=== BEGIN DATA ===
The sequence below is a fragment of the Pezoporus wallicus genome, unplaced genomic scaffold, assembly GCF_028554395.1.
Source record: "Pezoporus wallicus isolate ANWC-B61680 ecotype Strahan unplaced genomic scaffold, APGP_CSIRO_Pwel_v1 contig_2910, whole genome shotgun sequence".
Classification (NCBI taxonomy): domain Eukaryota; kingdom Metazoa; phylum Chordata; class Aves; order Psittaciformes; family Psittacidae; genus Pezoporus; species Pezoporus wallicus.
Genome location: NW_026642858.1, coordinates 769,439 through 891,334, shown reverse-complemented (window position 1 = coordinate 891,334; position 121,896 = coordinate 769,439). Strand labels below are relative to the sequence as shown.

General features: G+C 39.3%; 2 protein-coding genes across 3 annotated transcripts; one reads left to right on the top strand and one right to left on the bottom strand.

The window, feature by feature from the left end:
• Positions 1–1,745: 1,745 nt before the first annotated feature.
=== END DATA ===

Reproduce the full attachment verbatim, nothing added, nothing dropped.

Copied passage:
The sequence below is a fragment of the Pezoporus wallicus genome, unplaced genomic scaffold, assembly GCF_028554395.1.
Source record: "Pezoporus wallicus isolate ANWC-B61680 ecotype Strahan unplaced genomic scaffold, APGP_CSIRO_Pwel_v1 contig_2910, whole genome shotgun sequence".
Classification (NCBI taxonomy): domain Eukaryota; kingdom Metazoa; phylum Chordata; class Aves; order Psittaciformes; family Psittacidae; genus Pezoporus; species Pezoporus wallicus.
Genome location: NW_026642858.1, coordinates 769,439 through 891,334, shown reverse-complemented (window position 1 = coordinate 891,334; position 121,896 = coordinate 769,439). Strand labels below are relative to the sequence as shown.

General features: G+C 39.3%; 2 protein-coding genes across 3 annotated transcripts; one reads left to right on the top strand and one right to left on the bottom strand.

The window, feature by feature from the left end:
• Positions 1–1,745: 1,745 nt before the first annotated feature.